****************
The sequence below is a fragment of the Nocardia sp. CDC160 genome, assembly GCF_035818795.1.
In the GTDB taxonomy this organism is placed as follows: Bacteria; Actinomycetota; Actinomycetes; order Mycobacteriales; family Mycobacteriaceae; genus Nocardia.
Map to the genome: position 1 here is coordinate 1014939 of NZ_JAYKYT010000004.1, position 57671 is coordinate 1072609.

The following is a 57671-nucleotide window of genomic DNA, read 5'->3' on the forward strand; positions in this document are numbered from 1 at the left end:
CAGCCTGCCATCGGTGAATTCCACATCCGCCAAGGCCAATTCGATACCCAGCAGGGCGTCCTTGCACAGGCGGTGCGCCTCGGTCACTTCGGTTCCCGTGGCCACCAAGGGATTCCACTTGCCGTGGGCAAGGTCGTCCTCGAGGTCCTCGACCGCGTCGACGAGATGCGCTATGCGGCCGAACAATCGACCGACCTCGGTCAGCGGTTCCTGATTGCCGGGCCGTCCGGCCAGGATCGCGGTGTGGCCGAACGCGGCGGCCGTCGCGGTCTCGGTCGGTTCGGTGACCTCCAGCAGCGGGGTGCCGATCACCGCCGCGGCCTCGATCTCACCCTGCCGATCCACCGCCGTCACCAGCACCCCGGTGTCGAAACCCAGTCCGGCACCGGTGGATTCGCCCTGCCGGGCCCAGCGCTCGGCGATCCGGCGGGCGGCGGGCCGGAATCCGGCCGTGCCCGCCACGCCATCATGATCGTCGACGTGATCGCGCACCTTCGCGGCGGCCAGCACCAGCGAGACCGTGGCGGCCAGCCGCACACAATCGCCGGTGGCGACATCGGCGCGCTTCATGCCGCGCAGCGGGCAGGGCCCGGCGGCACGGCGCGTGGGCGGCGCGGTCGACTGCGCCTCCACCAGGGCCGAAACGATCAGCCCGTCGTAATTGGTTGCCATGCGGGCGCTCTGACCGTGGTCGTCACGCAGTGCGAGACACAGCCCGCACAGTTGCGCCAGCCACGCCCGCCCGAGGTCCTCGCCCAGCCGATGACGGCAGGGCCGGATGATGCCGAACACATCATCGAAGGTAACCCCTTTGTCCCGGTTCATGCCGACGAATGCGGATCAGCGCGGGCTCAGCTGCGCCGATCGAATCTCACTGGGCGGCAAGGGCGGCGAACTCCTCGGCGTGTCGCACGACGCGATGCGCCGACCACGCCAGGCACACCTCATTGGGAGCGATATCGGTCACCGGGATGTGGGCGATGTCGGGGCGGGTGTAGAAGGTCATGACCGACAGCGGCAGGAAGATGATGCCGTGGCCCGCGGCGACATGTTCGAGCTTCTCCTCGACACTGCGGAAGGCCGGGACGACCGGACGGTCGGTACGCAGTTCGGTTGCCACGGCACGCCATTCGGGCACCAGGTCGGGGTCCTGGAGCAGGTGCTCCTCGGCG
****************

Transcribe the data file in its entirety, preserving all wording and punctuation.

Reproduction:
The sequence below is a fragment of the Nocardia sp. CDC160 genome, assembly GCF_035818795.1.
In the GTDB taxonomy this organism is placed as follows: Bacteria; Actinomycetota; Actinomycetes; order Mycobacteriales; family Mycobacteriaceae; genus Nocardia.
Map to the genome: position 1 here is coordinate 1014939 of NZ_JAYKYT010000004.1, position 57671 is coordinate 1072609.

The following is a 57671-nucleotide window of genomic DNA, read 5'->3' on the forward strand; positions in this document are numbered from 1 at the left end:
CAGCCTGCCATCGGTGAATTCCACATCCGCCAAGGCCAATTCGATACCCAGCAGGGCGTCCTTGCACAGGCGGTGCGCCTCGGTCACTTCGGTTCCCGTGGCCACCAAGGGATTCCACTTGCCGTGGGCAAGGTCGTCCTCGAGGTCCTCGACCGCGTCGACGAGATGCGCTATGCGGCCGAACAATCGACCGACCTCGGTCAGCGGTTCCTGATTGCCGGGCCGTCCGGCCAGGATCGCGGTGTGGCCGAACGCGGCGGCCGTCGCGGTCTCGGTCGGTTCGGTGACCTCCAGCAGCGGGGTGCCGATCACCGCCGCGGCCTCGATCTCACCCTGCCGATCCACCGCCGTCACCAGCACCCCGGTGTCGAAACCCAGTCCGGCACCGGTGGATTCGCCCTGCCGGGCCCAGCGCTCGGCGATCCGGCGGGCGGCGGGCCGGAATCCGGCCGTGCCCGCCACGCCATCATGATCGTCGACGTGATCGCGCACCTTCGCGGCGGCCAGCACCAGCGAGACCGTGGCGGCCAGCCGCACACAATCGCCGGTGGCGACATCGGCGCGCTTCATGCCGCGCAGCGGGCAGGGCCCGGCGGCACGGCGCGTGGGCGGCGCGGTCGACTGCGCCTCCACCAGGGCCGAAACGATCAGCCCGTCGTAATTGGTTGCCATGCGGGCGCTCTGACCGTGGTCGTCACGCAGTGCGAGACACAGCCCGCACAGTTGCGCCAGCCACGCCCGCCCGAGGTCCTCGCCCAGCCGATGACGGCAGGGCCGGATGATGCCGAACACATCATCGAAGGTAACCCCTTTGTCCCGGTTCATGCCGACGAATGCGGATCAGCGCGGGCTCAGCTGCGCCGATCGAATCTCACTGGGCGGCAAGGGCGGCGAACTCCTCGGCGTGTCGCACGACGCGATGCGCCGACCACGCCAGGCACACCTCATTGGGAGCGATATCGGTCACCGGGATGTGGGCGATGTCGGGGCGGGTGTAGAAGGTCATGACCGACAGCGGCAGGAAGATGATGCCGTGGCCCGCGGCGACATGTTCGAGCTTCTCCTCGACACTGCGGAAGGCCGGGACGACCGGACGGTCGGTACGCAGTTCGGTTGCCACGGCACGCCATTCGGGCACCAGGTCGGGGTCCTGGAGCAGGTGCTCCTCGGCG